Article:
Because Christianity is bigger than Biblical manhood or Biblical womanhood (Blog of Retha Faurie)

I got to start with a disclaimer here: I am not American. But a lot of the blogs I read are, and most all of the Christian mp3 teachings I hear. This is, at best, a secondhand observation. Observations from this distance won’t fall into the ditch of missing the forest for the trees, but it may fall into the opposite ditch. Test for yourself if this is true, and accept it only to that degree. (1 Th 5:20-21)

 The American church is, as far as I can see, too focused on the culture. This can either be American culture which should be restored, or getting the church to function as some church people think ancient Jewish culture did. (Ancient Jewish culture was not Christianity and is not a model of what a Christian culture should be like.) “They say things like (bold mine):

“Revival is the only way for our nation to move forward. – Allan Hood, from a teaching “Joel: Standing at the critical juncture.

“We should win the culture war for Christ.” – Many American believers

“The only way our nation could hope to last this decade, is we put God in America again.” – Carman, in “America again”, two decades ago.

Although organizations like Vision Forum are certainly among the culprits, this is not limited at all to patriarchalists, and including someone in the above quote list implies nothing on his views on gender hierarchy.

They see America as the patient, cultural decline and crime rates as the disease, and Christianity as the medicine. The problem with that view is that patients are more important than medicine. When medicine X don’t cure the patient, you move to medicine Y. Nobody say that medicine X is so important that everyone must use it, whether good for them or not.

Reconciling with God is not the means to a great nation as end result. Some nations does very well with few Christians. Reconciling with God is an end result in itself, the great things this does in society is a bonus.

Comments on: "The greatest flaw of the American church?" (4)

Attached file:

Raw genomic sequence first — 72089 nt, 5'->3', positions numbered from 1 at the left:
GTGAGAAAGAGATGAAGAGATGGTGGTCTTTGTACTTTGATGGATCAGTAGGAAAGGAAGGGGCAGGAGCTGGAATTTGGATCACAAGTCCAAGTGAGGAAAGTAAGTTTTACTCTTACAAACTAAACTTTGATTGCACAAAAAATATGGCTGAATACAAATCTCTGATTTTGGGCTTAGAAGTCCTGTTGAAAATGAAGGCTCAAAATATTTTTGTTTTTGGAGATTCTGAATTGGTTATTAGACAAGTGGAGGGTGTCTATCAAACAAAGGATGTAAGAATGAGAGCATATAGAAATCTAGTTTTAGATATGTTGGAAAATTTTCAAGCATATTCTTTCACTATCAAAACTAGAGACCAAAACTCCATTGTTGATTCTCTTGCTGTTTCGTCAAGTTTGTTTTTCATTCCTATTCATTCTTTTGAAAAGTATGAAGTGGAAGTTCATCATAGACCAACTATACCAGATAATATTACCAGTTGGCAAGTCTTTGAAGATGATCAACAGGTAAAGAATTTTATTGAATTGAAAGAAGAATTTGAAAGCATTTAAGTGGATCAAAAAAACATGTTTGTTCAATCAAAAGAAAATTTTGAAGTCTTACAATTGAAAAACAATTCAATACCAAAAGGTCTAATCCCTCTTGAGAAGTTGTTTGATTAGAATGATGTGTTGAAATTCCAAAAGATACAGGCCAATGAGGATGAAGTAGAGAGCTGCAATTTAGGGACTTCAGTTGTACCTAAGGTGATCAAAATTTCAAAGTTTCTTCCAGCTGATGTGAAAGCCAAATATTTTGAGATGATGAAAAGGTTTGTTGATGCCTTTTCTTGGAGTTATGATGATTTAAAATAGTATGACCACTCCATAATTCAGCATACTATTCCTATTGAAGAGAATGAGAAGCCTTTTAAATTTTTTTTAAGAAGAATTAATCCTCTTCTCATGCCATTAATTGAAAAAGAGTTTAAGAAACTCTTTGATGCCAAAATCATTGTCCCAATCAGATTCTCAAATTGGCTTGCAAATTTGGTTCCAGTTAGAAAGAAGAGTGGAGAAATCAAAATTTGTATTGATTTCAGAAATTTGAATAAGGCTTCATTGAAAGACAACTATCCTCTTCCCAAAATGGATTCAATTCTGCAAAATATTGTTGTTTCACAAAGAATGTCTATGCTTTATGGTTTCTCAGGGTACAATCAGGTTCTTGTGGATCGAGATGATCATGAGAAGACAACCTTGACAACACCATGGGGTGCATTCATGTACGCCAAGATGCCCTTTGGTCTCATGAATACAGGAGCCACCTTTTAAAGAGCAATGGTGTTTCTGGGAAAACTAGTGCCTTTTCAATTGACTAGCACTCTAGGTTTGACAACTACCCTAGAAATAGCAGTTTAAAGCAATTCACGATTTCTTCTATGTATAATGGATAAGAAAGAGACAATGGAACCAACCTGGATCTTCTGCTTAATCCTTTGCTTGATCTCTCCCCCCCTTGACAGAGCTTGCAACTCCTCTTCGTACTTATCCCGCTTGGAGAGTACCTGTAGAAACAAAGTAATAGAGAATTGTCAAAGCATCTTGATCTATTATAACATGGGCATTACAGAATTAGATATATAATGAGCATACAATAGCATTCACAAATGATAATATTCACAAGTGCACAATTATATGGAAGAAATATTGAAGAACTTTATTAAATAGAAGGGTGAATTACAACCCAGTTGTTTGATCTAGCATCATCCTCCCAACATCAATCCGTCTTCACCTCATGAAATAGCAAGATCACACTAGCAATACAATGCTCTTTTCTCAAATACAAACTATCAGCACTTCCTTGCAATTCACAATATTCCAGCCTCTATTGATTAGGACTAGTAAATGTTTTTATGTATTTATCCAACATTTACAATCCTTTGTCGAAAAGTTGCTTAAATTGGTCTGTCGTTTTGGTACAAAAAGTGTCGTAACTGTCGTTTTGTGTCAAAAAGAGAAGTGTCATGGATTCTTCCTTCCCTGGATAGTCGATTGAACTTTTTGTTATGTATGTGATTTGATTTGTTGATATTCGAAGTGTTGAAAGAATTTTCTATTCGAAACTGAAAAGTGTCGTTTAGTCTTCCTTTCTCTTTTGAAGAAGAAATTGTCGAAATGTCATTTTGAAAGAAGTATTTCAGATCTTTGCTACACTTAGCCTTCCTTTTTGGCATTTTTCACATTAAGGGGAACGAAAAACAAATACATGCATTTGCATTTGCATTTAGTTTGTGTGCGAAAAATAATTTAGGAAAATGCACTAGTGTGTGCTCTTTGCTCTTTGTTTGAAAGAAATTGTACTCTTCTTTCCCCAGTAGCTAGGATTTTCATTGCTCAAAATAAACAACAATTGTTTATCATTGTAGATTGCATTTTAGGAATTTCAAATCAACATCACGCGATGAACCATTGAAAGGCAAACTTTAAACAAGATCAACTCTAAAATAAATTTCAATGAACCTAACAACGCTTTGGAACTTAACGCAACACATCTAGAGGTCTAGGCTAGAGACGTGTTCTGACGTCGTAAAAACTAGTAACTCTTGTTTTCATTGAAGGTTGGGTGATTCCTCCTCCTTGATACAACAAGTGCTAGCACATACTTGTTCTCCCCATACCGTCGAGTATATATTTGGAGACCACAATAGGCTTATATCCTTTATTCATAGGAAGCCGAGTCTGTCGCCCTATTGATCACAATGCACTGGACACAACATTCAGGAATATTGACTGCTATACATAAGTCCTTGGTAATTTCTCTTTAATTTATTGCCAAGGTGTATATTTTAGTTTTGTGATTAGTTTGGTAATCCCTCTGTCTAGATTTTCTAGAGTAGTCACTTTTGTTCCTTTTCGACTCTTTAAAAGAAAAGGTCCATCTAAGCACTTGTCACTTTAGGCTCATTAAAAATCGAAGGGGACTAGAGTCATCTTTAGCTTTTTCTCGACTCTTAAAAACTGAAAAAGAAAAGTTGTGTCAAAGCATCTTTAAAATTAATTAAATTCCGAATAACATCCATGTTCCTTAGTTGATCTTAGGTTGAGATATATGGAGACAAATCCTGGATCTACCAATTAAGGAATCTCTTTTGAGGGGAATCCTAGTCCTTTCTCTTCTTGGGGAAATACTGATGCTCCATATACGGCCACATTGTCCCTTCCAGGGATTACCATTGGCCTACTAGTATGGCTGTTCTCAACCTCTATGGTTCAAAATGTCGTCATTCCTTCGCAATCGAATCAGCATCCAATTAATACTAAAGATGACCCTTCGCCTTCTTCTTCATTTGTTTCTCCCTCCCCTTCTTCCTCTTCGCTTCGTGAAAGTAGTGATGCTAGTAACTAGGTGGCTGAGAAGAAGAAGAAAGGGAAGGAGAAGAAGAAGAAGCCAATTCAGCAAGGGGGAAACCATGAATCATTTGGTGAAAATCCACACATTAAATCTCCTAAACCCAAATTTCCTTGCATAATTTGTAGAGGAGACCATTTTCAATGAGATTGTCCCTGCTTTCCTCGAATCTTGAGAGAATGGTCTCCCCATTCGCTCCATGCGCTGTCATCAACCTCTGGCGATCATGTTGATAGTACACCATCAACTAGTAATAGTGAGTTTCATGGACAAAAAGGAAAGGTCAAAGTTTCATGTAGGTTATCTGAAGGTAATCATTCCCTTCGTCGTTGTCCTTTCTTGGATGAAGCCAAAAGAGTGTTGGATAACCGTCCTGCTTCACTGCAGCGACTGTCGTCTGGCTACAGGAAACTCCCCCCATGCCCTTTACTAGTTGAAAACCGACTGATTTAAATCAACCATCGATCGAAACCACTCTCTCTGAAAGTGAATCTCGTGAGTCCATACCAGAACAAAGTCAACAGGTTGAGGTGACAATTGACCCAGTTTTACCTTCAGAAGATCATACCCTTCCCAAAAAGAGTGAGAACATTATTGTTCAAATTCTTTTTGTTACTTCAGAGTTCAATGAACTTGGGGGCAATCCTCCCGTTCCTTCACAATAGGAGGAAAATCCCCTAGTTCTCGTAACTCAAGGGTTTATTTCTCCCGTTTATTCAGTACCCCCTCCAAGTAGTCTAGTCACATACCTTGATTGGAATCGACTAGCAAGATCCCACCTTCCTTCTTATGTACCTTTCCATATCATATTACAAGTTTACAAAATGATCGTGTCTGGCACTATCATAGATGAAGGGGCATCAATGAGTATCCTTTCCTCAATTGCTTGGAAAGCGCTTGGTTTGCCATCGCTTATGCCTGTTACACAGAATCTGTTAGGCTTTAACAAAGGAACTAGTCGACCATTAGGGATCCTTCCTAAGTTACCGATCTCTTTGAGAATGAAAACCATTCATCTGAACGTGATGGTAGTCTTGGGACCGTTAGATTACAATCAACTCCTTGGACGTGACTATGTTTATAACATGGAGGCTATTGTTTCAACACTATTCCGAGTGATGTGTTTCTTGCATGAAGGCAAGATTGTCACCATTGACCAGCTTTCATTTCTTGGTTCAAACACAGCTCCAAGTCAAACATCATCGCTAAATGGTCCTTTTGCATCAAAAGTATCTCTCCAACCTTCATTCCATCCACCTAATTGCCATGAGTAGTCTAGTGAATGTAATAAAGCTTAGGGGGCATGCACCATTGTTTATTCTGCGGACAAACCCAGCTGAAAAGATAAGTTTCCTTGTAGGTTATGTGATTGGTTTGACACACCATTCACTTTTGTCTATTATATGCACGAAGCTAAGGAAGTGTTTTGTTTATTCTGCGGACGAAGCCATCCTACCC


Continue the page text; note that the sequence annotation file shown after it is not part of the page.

1. This is true in many ways. But I also see where many American Christians try to push cultural preferences as “biblical” mandates and get very angry when you tell them that is what they are doing. They claim that people who don’t agree with their cultural ideals, “don’t know their Bible,” when it has nothing to do with the Bible.


  2. People are afraid to go against church culture, because it gets sold as “redeemed” culture, or something of the sort. Especially for new Christians, who are learning to give up their personal preferences, it’s harder to give them up for something unknown or undefined, than for something concrete.

    Once I realized that Christian culture is a product of this world, and “redeemed” as a descriptor is at best a goal, then I felt free to question it. But I wasn’t ready until I trusted God to be faithful, even if every person were a liar.

    This is why I find it so hard to dialogue with new Christians who act like a dog with a bone over some point of doctrine. They are defending man-made teachings; yet I also sense they are defending their faith *to themselves* still. I so do not want to tear down their faith. So I tend to err on the side of not correcting enough misconceptions. I pray that God (and they, one day) will forgive me.


  3. I think this is definitely a huge problem. I hadn’t even thought of it in those terms- either focusing too hard on NOT participating in the culture, or striving to be big in it. Churches do tend to obsess over that.
    Great observation, all the way from where ever you are. =)


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